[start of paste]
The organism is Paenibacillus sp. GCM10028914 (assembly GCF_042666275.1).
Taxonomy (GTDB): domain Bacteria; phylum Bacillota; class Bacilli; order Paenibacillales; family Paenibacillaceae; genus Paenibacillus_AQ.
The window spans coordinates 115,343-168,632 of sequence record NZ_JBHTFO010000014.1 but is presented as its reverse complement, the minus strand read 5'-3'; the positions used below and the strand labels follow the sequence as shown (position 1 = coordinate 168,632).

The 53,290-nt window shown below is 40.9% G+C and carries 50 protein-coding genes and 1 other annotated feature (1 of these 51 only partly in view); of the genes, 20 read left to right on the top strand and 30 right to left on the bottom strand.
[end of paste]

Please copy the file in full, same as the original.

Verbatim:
The organism is Paenibacillus sp. GCM10028914 (assembly GCF_042666275.1).
Taxonomy (GTDB): domain Bacteria; phylum Bacillota; class Bacilli; order Paenibacillales; family Paenibacillaceae; genus Paenibacillus_AQ.
The window spans coordinates 115,343-168,632 of sequence record NZ_JBHTFO010000014.1 but is presented as its reverse complement, the minus strand read 5'-3'; the positions used below and the strand labels follow the sequence as shown (position 1 = coordinate 168,632).

The 53,290-nt window shown below is 40.9% G+C and carries 50 protein-coding genes and 1 other annotated feature (1 of these 51 only partly in view); of the genes, 20 read left to right on the top strand and 30 right to left on the bottom strand.